The Create-a-Skater and park creator modes are back and better than ever. There are a lot more pieces to use in the park creator and you can resize the park to your liking. You can\'t change the elevation as much as you could in THPS3, but it is easy enough to work around. The Create-a-Skater mode has even more options for shirts and pants and all that, but now you can also change the size of your skater\'s arms, legs, hands, feet, head, chest, and more. Once again, you can make both male and female skaters. These modes add a lot of replay value to a game that you\'ll already be playing for months.

Graphically, not much has changed since THPS3--slightly better textures and everything looks a bit smoother. The animation is simply amazing, but I wouldn\'t expect less from the THPS series. The graphics look good and get the job done, but don\'t expect big changes from the last game.

The sound in THPS4 has had a few improvements, however. All of the game\'s goals are given to you in full audio. The skaters recorded a lot of voice work for the game, but some of the lines sound kind of flat and unenthusiastic. The other characters, particularly Ollie the Magic Bum, are absolutely hilarious. The skaters also recorded moans and groans and screams so that now each skater has a different yell when you bail. The sounds of skating, as always, sound good.

The music in THPS4 is also pretty good. AC/DC\'s \"TNT\" is the track that plays during the intro, and the way the video is edited to match the music is pretty slick. The usual mix of hip-hop, punk, and hard rock tracks is present, but there are a lot more songs this time--thirty-five tracks, including songs by System of a Down, U.S. Bombs, The Sex Pistols, NWA, and Run DMC (RIP Jam Master Jay -- Ed.). Some of the hip-hop tracks are ok, but I was quick to shut most of them off in the play list. I\'m a metal head at heart, though. There is enough variety in the tracks overall to have something that appeals to everyone, and that really is the point behind putting so much music in the game.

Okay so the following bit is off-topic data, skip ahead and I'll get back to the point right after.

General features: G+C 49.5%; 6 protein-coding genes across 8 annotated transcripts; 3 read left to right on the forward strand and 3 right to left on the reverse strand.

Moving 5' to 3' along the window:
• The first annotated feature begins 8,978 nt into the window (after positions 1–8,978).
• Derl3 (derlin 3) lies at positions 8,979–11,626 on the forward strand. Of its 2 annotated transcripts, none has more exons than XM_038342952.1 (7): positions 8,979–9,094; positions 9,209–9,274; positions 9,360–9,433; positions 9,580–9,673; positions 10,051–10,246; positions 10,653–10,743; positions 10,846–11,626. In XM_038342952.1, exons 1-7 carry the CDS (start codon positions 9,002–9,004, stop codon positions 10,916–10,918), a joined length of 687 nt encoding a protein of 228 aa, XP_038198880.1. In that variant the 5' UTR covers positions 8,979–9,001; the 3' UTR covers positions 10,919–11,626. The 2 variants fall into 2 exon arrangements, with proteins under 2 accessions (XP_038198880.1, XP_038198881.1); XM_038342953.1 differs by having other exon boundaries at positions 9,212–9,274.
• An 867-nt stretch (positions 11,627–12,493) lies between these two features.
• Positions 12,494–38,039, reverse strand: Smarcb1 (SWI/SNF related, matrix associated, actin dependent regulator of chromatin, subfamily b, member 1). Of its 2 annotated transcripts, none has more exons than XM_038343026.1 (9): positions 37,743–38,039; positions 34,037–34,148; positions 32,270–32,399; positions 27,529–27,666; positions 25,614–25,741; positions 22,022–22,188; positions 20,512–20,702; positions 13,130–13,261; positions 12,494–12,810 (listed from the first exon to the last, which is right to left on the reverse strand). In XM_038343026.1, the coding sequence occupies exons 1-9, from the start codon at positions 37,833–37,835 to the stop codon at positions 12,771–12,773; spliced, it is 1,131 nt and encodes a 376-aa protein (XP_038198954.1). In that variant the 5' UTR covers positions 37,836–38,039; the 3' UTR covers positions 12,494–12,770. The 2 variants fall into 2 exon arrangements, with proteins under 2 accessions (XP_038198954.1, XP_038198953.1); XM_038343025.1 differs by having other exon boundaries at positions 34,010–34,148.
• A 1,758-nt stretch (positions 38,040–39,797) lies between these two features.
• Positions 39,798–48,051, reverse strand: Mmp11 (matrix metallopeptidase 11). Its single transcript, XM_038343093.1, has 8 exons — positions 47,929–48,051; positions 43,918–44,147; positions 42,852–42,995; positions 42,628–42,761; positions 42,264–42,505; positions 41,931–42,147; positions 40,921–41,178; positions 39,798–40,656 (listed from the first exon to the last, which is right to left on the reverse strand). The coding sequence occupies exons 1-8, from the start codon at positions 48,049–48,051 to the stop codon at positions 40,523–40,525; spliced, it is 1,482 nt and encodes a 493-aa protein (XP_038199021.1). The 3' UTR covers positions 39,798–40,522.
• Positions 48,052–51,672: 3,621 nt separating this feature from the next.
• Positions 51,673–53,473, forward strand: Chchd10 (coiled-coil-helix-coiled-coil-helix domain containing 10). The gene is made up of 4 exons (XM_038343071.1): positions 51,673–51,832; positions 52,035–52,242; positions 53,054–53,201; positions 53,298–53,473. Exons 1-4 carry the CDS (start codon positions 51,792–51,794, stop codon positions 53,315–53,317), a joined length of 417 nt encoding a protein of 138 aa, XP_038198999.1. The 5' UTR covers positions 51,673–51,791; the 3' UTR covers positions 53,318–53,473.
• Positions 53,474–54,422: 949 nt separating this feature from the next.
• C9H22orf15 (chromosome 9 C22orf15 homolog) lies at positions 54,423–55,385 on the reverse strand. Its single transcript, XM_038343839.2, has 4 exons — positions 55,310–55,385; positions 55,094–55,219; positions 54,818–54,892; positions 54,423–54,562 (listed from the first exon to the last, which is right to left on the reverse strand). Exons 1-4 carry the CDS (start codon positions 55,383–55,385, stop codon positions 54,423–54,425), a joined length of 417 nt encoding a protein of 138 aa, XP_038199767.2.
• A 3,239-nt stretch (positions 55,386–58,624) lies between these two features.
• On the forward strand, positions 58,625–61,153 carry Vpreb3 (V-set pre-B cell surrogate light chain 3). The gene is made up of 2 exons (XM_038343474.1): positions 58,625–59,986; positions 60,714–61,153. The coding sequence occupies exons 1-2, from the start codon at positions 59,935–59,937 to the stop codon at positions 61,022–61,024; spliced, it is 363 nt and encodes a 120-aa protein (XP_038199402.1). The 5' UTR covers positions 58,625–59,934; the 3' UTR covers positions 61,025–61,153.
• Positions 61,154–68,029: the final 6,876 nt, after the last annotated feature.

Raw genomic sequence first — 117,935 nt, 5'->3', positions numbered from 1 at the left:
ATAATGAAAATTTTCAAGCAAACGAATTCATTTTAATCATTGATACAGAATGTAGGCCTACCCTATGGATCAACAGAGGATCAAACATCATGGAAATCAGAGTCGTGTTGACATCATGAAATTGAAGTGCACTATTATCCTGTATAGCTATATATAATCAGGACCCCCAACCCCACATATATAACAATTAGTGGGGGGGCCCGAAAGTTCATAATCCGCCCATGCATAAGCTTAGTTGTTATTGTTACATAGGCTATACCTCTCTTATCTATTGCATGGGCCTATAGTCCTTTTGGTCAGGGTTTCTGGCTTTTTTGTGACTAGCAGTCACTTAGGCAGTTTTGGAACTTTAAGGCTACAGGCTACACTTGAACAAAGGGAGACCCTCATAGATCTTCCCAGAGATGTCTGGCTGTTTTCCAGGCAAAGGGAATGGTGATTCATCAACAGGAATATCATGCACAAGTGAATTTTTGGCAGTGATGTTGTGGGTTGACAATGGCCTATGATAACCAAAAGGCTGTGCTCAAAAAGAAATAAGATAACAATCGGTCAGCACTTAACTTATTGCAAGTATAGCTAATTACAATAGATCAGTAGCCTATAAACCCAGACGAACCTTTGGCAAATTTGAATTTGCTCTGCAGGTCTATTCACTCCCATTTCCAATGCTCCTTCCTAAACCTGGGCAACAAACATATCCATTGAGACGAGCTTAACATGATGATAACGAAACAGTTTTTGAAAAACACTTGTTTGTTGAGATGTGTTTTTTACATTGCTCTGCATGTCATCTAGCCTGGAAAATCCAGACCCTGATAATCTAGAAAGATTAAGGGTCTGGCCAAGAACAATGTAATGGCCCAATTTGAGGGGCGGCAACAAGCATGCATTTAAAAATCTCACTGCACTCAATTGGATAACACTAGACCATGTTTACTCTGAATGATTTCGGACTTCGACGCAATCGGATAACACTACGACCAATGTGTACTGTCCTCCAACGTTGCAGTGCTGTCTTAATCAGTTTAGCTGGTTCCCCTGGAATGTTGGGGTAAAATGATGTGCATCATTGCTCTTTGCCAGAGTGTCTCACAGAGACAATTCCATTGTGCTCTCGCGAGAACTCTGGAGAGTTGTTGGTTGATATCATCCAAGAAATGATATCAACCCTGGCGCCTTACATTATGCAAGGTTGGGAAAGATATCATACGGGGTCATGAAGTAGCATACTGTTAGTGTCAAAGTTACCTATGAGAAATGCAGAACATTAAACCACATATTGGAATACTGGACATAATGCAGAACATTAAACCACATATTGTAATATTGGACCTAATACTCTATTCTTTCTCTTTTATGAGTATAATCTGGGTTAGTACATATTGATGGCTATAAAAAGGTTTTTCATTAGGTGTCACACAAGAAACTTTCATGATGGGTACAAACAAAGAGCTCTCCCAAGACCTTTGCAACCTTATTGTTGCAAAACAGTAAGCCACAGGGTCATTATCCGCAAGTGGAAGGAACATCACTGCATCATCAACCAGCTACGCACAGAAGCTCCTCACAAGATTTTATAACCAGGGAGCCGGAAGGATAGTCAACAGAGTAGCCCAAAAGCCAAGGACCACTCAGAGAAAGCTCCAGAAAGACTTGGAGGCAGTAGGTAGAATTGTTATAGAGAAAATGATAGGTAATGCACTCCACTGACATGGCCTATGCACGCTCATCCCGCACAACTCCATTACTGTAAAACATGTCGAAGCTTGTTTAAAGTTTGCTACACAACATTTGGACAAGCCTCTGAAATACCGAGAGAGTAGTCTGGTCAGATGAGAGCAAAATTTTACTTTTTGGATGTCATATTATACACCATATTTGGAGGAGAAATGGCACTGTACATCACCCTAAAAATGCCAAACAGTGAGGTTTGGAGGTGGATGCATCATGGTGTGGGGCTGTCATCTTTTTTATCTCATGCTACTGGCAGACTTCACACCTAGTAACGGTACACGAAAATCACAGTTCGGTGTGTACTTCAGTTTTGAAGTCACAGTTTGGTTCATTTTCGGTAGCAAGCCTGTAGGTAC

I think it is worth emphasizing the challenge that THPS4 offers. The pro challenges are extremely hard, for the most part, and the time it takes to master each one can actually be measured in hours. The normal goals range from extremely easy to ridiculously hard, but none of them are too frustrating. It will take you a long time to complete all 190 goals, collect all of the cash, and clear all of the gaps. Overall, the game is far more difficult than any other game in the series, but series veterans will be able to figure everything out eventually.

Tony Hawk\'s Pro Skater 4 is a great game. It is easily the best game in the series and stands as one of the must own games on the PS2 (or any other system it appears on). The game is much longer and much more challenging than any of the previous games in the series. 190 unique challenges, plus a handful of mini games, as well as new moves to master and high scores to beat, THPS4 will keep you busy for a long time. Just about everything in this game is perfect and it is an absolute blast to play. My only complaint is that the level designs are a bit weak compared to the rest of the THPS series. Realistic level designs are fine, but try to make them more like College and San Francisco and less like Shipyard next time. Ok, Neversoft? Tony Hawk\'s Pro Skater 4 is a fun and challenging game that virtually everyone will enjoy.

On a slightly different note, I want to address the whining I have had to put up with regarding the THPS series over the last year. Certain mainstream magazines and websites decided to bash the THPS series a bit and say it was getting stale, and they were just rehashing the same ideas over and over gain. Gullible readers bought this rant hook, line, and sinker and suddenly the Tony Hawk\'s Pro Skater series was no longer \"cool\". If getting new levels, new tricks, new special abilities, and a completely revamped solo player experience gives you a feeling of deja vu, then just about every game on the market is a rehash and every series must be getting stale. The THPS series has added more to the \"extreme sports\" genre and to videogames in general than just about any other modern franchise. The series has managed to be innovative even in its fourth installment, but most importantly it is a lot of fun to play. Give me ten new levels, some fresh tunes, and a wealth of extras to unlock, and I\'ll be playing the Tony Hawk\'s Pro Skater series for a long time to come. Good luck with another year of complaining about the THPS series. I\'ll be waiting patiently for Tony Hawk\'s Pro Skater 5.